Linked list allocation

Discussion in 'C Programming' started by Jeff Bown, Dec 17, 2007.

  1. Jeff Bown

    Jeff Bown Guest

    Consider implementing a (doubly) linked list.

    The simplest strategy is to provide functions
    item_t add_item(item_t predecessor);
    void delete_item(item_t item);
    where add_item allocates memory for a new list item and returns it (or
    NULL), and delete_item frees that memory.

    However, if at startup the program immediately adds a large number of
    items to a list, then all those calls to malloc() become expensive.

    An alternative I thought of was that add_item should allocate a block,
    say of size (100 * size-needed-by-an-item), then use pointers inside
    this block until the time comes to allocate a new block for 100 items.

    The problem with this is that deleting items becomes a mess - you can
    only free a block when all 100 items in it have been deleted, so in the
    worst case (where the programmer allocates 101 items, frees 99, adds
    101, ...) you end up with for all intents and purposes a memory leak.

    Is there a better solution?
     
    Jeff Bown, Dec 17, 2007
    #1
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  2. Jeff Bown

    Willem Guest

    Jeff wrote:
    ) Consider implementing a (doubly) linked list.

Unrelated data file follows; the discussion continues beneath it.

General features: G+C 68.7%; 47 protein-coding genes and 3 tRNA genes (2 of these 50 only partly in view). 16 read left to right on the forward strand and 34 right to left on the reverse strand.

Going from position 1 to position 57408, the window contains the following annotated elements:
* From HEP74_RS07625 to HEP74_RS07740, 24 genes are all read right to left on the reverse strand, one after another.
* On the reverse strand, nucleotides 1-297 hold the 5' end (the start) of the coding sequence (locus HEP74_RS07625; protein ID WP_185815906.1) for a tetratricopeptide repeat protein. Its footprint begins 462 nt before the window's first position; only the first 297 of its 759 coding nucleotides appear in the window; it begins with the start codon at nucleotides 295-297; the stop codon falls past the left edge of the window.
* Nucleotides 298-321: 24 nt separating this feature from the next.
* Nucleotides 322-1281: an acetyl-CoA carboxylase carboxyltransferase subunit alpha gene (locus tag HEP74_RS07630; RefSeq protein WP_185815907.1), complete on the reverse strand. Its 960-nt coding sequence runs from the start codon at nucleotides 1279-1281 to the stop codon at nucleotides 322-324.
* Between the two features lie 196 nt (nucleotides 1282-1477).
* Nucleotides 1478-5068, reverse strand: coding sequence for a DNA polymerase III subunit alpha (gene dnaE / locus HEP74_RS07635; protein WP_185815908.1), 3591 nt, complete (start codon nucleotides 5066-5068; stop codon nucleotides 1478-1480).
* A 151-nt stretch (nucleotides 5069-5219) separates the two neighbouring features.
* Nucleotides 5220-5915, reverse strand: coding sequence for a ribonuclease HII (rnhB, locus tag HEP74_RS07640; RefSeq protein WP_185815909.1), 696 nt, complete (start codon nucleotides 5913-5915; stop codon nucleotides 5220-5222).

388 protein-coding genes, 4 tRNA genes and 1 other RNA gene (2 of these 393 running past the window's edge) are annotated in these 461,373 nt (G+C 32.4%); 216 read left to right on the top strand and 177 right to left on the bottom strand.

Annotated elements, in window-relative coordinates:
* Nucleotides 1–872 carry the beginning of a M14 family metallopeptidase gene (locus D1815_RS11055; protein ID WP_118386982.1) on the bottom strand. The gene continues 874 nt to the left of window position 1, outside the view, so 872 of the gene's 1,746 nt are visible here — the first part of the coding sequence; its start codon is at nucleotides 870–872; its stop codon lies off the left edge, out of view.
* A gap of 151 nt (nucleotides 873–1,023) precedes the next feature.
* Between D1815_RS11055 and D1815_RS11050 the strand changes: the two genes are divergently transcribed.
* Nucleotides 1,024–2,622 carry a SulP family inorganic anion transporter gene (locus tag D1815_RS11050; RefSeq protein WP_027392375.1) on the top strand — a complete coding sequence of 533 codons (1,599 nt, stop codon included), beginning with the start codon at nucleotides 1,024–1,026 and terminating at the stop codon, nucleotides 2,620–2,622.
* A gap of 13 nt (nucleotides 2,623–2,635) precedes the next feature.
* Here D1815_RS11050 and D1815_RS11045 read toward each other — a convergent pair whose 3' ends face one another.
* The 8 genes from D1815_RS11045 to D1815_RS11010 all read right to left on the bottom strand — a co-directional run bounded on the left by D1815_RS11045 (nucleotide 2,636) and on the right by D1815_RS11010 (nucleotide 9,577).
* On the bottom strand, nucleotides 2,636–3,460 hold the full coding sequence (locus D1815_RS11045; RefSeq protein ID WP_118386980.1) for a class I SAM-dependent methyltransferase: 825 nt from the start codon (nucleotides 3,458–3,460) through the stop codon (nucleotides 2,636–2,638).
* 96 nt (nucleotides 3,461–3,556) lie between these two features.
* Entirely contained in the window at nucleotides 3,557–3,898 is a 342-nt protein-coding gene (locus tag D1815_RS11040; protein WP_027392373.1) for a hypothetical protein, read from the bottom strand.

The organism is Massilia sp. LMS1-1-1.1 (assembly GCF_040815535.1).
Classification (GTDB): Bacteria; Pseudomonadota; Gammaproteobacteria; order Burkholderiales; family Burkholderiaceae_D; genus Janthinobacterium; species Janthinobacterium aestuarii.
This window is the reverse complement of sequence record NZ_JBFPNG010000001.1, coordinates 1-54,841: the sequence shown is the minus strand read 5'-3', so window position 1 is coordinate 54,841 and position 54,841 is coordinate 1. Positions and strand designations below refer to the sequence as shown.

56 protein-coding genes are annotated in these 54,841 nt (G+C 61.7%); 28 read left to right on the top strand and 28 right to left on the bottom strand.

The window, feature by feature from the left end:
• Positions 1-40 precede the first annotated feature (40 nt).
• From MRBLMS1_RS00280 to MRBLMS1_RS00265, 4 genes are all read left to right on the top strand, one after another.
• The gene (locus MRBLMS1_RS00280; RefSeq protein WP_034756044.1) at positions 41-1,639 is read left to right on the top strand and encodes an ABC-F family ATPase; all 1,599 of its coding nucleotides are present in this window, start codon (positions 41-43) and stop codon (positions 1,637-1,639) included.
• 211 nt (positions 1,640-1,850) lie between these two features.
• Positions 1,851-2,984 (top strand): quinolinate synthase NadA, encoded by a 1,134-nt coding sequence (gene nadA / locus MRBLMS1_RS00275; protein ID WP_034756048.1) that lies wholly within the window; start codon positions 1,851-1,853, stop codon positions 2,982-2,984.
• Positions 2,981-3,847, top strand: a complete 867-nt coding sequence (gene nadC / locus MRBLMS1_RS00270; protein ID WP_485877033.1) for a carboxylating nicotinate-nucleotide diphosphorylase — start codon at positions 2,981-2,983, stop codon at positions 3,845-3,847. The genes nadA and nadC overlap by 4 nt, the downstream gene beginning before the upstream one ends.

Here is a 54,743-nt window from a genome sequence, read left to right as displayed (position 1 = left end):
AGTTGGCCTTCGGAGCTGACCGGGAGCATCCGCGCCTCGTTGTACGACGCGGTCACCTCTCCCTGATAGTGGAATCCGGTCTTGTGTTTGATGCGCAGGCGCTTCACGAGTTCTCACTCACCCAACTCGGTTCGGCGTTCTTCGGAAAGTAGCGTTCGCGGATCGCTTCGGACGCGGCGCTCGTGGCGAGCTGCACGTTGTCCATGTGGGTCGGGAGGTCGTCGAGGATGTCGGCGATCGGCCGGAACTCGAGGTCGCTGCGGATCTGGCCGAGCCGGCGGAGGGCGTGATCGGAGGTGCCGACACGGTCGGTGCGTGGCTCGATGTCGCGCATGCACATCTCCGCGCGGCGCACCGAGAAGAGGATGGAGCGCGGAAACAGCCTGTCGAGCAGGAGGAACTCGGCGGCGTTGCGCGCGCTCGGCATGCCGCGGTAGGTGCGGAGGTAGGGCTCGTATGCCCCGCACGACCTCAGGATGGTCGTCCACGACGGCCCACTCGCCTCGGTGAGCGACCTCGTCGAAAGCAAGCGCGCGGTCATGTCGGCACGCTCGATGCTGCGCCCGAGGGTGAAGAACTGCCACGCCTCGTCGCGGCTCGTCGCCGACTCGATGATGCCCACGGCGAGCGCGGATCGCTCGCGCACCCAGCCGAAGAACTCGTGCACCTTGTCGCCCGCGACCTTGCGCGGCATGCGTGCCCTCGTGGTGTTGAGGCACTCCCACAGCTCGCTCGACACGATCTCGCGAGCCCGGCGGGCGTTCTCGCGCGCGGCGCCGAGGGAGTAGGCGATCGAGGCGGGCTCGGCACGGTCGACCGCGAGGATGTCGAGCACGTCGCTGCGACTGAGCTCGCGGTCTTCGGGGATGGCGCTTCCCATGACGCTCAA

)
    ) The simplest strategy is to provide functions
    ) item_t add_item(item_t predecessor);
    ) void delete_item(item_t item);
    ) where add_item allocates memory for a new list item and returns it (or
    ) NULL), and delete_item frees that memory.
    )
    ) However, if at startup the program immediately adds a large number of
    ) items to a list, then all those calls to malloc() become expensive.
    )
    ) An alternative I thought of was that add_item should allocate a block,
    ) say of size (100 * size-needed-by-an-item), then use pointers inside
    ) this block until the time comes to allocate a new block for 100 items.
    )
    ) The problem with this is that deleting items becomes a mess - you can
    ) only free a block when all 100 items in it have been deleted, so in the
    ) worst case (where the programmer allocates 101 items, frees 99, adds